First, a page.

How Low Carb is Low Carb?

dietdoctor.com/how-low-carb...

How few carbs are there in a low-carb diet? It depends on what you’re trying to achieve and who you are.

Generally speaking, the fewer carbs the more effective it will be. Faster weight loss without hunger. More rapid and powerful reversal of type 2 diabetes. But also more restrictive and possibly more challenging.

Here’s the way we define different levels of low carb:

Ketogenic low carb:

You can have <20 gram carbs per day. This is a ketogenic diet (if protein intake is moderate). This level is defined as below 4 energy percent carbs in our recipes, where we also keep the protein level low or moderate (excess protein is converted to carbohydrates in the body). Previously we often called this “strict low carb”, but as the word “keto” or “ketogenic” became commonly used we switched to only use this term, for simplicity.

Moderate low carb:

You can have 20-50 grams per day. This level is defined as between 4-10% carbs in our recipes.

Liberal low carb:

You can have 50-100 grams per day.

Fibre:

The above numbers refer to digestible carbs, and discount the fibre. You can deduct them from your carb counts, i.e.: eat all the natural fibre you want from vegetables, for example.

Another word for digestible carbs, with the fiber deducted, is “net carbs”. However, don’t be fooled by the label “net carbs” on processed products, like chocolate bars. That’s usually just a way to trick you, and these products are often full of sugar alcohols with negative effects on your weight and blood sugar. I suggest not eating anything with the words “net carbs” printed on it.

An effective low-carb diet should be based on real food.

How to choose:

Some people need to keep the carbs very low for maximum effect – a strict low-carb diet. This includes many people with significant weight issues, diabetes (mainly type 2) and food or sugar addiction, for example.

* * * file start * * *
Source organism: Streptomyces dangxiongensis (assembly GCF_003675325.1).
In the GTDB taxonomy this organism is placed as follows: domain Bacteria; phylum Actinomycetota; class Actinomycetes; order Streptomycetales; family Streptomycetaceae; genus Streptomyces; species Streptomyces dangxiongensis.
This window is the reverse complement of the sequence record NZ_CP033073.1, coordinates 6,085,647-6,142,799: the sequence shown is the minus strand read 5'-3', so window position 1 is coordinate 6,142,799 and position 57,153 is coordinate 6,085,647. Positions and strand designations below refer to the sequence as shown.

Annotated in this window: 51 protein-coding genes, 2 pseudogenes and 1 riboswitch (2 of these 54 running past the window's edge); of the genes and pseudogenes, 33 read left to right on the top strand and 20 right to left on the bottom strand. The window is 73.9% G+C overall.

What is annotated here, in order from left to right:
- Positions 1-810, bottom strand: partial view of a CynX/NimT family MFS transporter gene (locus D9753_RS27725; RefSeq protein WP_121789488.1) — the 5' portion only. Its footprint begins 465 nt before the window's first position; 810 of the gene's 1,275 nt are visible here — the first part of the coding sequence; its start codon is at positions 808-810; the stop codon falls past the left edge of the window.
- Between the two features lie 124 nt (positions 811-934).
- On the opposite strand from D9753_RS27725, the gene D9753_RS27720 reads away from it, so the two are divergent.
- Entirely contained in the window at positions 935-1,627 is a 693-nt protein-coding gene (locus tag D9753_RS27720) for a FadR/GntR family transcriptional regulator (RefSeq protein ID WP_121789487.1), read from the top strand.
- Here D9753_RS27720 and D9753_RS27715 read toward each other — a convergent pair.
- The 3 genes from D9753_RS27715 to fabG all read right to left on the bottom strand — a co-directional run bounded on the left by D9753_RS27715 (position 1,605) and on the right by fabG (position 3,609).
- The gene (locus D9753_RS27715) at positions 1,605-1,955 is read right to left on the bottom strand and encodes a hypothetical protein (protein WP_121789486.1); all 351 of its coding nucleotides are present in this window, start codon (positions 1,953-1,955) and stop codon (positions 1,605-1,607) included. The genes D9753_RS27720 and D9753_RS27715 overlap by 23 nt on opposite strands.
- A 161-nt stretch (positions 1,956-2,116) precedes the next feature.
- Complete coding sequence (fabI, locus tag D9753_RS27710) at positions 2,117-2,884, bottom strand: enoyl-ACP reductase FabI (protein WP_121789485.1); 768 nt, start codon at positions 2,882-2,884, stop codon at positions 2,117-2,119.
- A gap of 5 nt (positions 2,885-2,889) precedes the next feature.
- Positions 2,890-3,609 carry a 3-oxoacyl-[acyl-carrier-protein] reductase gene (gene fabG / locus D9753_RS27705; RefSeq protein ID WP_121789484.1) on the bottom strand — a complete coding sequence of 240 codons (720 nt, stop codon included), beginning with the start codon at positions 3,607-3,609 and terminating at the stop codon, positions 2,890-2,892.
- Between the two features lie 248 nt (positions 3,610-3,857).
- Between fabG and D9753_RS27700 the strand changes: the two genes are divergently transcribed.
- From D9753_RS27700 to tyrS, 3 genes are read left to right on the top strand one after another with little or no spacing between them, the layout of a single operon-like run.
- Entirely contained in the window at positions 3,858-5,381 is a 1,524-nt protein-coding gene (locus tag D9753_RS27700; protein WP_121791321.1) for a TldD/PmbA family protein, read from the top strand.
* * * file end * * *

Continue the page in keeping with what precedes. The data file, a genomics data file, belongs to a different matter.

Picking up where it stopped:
Others – less carb-intolerant people – do great on a more liberal low-carb diet. This also minimizes the risk of any side effects.

A third group of healthy, lean, active people may not even need to eat very low carb, as long as they mainly eat unprocessed slow carbs.

If you want to start doing low carb, I suggest starting out on a strict version, just to experience the power of it. Later, as you hopefully approach your weight and health goals, you can try adding more natural carbs to see how much you will be able to tolerate.

Last edited by

7 Replies

oldestnewest
  • Very good reading, thanks suramo for sharing!

  • 👍👍

  • 20 gms per day is more or less no carbs,right?for a type 2 diabetic.

  • ramana42

    Actually 20g is good for type 1.

    Our body produces enough carbs from proteins and fat. So for type 2 also lesser the carbs the better. Carbs are just a source of energy and fibres. If you are on lchf and strict vegetarian you have to compensate for fibres and other nutrients like iron etc

  • YES!

    The amount of glucose that body really needs is the amount that it makes in absence of carbs. Surely it is not 60% of energy needs.

  • In water melon,apple,grapes,orange there are carbs+fibre so suppose in 200gm water melon 9 carb and 5 gm fibre than net carb = 9-5=4 carb. This calculation for carb counting is right?

  • Yes

You may also like...